In today’s gospel (Mark 13:24-32), Mark indicates that Jesus was sometimes quite dramatic in his response to the evils around him. Jesus told the people, “In those days after that tribulation the sun will be darkened, and the moon will not give its light, and the stars will be falling from the sky, and the powers of the heavens will be shaken.” But Jesus didn’t stop there. He went on to say, “And they will see the Son of Man coming from the clouds with great power and glory, and then he will send out the angels and gather his elect from the four winds.” Jesus seemed to say to them and to us, “Yes, this too shall pass!” Jesus knew God’s love and God’s intent for our happiness firsthand. This is the reason Jesus came. This is the reason Jesus shared in our trial and tribulations, pointing out all the while the joy to be found in God’s love for us, in loving God and in loving one another. When happier times seemed too elusive to imagine, Jesus called the people’s attention to the joy to be found in the things to come. Jesus assured all who would listen that the worst of times served to make the best of times all the sweeter!

When I look back upon the difficult times in my life, I’m amazed that I made it through them. At the same time, when I look back upon the happiest times of my life, I’m amazed at my capacity for joy. Though I’m tempted to wonder what God was thinking in all of this, I need only to turn to Jesus. Jesus would be first to say, “Love, Mary. In the best of times and the worst of times, it’s all about love.”

©2018 Mary Penich – All Rights Reserved

*Charles Dickens, A TALE OF TWO CITIES, Book the First, The Period, page 1, March 1859.

From Mourning to Joy

How great is the goodness, O Lord,
which you have in store.

From Psalm 31:20

My husband has always exhibited great compassion for those who’ve lost a loved one. Still, his empathy grew exponentially as a result of his work as a hospice chaplain. This is the reason that he willingly presides over wake services and funerals when asked. Regardless of his busy schedule, Mike adjusts his plans whenever he can to accommodate those in mourning.

On one such occasion, a woman’s remains were being sent from out-of-state for her funeral and burial. Her family had no local church affiliation, so Mike agreed to do the service. When he asked about the person who’d passed, he discovered that this fifty-eight-year-old was disabled and had been cared for by her parents all of her life. By this time, their ages prevented them from traveling, but they wanted their child to rest in peace with their other departed family members. One day, these parents will do the same.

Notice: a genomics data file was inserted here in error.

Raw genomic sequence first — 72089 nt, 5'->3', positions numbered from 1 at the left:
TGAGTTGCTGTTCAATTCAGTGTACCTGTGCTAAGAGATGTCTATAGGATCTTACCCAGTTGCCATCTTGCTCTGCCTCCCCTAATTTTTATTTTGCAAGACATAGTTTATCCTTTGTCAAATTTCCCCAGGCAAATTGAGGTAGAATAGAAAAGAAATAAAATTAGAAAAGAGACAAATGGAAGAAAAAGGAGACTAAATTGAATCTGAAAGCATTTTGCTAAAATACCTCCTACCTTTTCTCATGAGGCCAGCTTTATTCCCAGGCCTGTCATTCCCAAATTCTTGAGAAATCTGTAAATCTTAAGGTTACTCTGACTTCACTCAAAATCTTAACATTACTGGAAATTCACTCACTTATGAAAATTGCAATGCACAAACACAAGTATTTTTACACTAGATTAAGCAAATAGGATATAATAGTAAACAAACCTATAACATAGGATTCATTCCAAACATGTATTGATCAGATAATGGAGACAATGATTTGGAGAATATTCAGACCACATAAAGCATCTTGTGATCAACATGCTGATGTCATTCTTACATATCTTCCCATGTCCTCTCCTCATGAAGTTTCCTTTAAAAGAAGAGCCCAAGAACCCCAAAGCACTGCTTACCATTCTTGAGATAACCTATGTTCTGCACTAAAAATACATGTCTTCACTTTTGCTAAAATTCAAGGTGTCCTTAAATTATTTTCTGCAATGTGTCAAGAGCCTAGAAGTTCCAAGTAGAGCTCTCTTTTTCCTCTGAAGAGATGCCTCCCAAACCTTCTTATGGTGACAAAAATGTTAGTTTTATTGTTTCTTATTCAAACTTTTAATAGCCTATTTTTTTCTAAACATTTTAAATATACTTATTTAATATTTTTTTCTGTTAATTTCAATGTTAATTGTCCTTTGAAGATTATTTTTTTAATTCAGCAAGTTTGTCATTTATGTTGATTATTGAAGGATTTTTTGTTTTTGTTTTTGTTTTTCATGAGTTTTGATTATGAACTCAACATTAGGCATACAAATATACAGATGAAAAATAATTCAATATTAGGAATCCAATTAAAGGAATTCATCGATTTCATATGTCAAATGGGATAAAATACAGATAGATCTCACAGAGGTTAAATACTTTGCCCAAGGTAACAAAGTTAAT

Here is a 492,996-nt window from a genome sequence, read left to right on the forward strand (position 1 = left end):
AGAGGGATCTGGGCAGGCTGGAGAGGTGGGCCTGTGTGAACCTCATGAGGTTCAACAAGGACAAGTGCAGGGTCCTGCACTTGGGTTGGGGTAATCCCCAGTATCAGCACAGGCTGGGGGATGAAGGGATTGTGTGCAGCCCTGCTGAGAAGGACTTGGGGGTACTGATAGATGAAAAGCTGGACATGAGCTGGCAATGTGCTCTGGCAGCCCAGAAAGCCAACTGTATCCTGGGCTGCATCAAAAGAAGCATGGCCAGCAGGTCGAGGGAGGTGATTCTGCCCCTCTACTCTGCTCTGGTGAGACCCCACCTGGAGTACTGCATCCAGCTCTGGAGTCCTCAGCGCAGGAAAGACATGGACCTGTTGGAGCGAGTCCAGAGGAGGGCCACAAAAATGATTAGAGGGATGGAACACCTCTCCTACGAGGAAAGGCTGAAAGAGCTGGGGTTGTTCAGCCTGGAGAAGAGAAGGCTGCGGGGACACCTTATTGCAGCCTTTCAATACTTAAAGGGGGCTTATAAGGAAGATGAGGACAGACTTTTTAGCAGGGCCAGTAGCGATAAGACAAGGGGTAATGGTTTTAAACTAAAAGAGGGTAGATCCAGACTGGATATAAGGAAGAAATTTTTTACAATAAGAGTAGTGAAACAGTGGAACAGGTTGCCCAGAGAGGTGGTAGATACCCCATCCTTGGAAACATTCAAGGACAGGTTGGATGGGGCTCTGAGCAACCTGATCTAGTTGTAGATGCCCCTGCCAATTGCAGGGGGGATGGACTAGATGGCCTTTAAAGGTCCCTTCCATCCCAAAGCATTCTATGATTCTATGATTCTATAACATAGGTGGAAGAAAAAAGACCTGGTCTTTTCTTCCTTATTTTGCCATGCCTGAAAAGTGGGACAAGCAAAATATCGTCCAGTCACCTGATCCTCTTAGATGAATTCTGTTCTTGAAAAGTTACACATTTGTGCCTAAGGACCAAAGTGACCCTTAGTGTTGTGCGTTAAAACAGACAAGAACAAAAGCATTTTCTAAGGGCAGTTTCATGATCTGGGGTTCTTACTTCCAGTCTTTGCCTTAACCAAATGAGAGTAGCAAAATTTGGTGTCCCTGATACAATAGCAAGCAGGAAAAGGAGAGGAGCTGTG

In spite of their advanced ages and their daughter’s difficult life, the woman’s parents deeply grieved her loss. Still, they couldn’t help sharing the joy their daughter offered them at the end of her life. “Just before Ella passed away, she told us that she was going with Jesus and she smiled. How can we cry after hearing that?” Mike responded by sharing the homily he would offer at Ella’s service with her parents over the phone. This time, he knew there was no need to persuade mourners that their loved one had embraced eternal life. He simply mourned with them and smiled with them over what they now knew to be true.

Gentle God, touch the hearts of those who mourn with a glimpse of the peace Ella shared with her mom and dad that day.

©2018 Mary Penich – All Rights Reserved

What Faith!

So he went in and said to them, “Why this commotion and weeping?
The child is not dead…”

Mark 5:39

The funeral director called my husband to request a favor. A woman’s remains would be brought in from out-of-state for a funeral and burial. Since her family had no local church affiliation, my husband was asked to do the service. As he prepared, Mike asked about the person who had passed and her family. He discovered this fifty-eight year old person was disabled and had been cared for by her elderly parents all of her life. By this time, their age prevented them from traveling. Still, they wanted their child to rest in peace with their other departed family members. One day, these parents will do the same.

In spite of their own advanced ages and their daughter’s difficult life, these parents deeply grieved her loss. At the same time, they couldn’t help sharing the bit of joy their daughter offered them at the end of her life. “Just before Ella passed away, she told us that she was going with Jesus and she smiled. How can we cry after hearing that?” Mike responded by sharing the homily he would offer at Ella’s service with her parents. This time, he knew there was no need to persuade mourners that their loved one had embraced eternal life. He simply mourned with them and smiled with them over what they now knew to be true.

Gentle God, touch the hearts of every parent who has lost a child with a glimpse of the peace Ella shared with her mom and dad.

©2017 Mary Penich – All Rights Reserved

Heavenly Hospitality

Be glad and rejoice,
for your reward is great in heaven…

From Matthew 5:12

Throughout that week in Israel, our guide Yossi provided numerous opportunities for us to mingle with the local people. He did so in Akko by arranging our visit to an authentic Turkish bath. The centuries-old building which housed the facility sported a deceptively small entrance. As we made our way indoors, we saw that the tiny reception area gave way to several spacious chambers where patrons relaxed.

Before beginning our tour, the owner insisted upon welcoming each of us with a small glass of exotic juice. He was very proud of this setting and he wanted us to relax and to enjoy our time with him. Because several clients were engaged in the facility’s offerings, we were asked to observe quietly so as not to intrude upon their relaxation. We obliged as every one of us would have happily volunteered for a demonstration. The patrons seemed oblivious to our presence as they were thoroughly engrossed in their various treatments.

From the moment we entered that Turkish bath, it was evident that the comfort of every visitor was of the utmost importance. Though the owner knew that none of us would have the time to purchase the bath’s services, he welcomed us just the same. In spite of the warmth which permeated that place, I shivered a bit as I observed the ancient brick walls which surrounded us. I almost said aloud, “This place is as old as God!” Though those words were best left unsaid, these aren’t: That Turkish bath owner had inadvertently given us a taste of the welcome God will extend to each of us one day.

Generous God, thank you for your many subtle reminders
of all that we have to look forward to.

©2017 Mary Penich – All Rights Reserved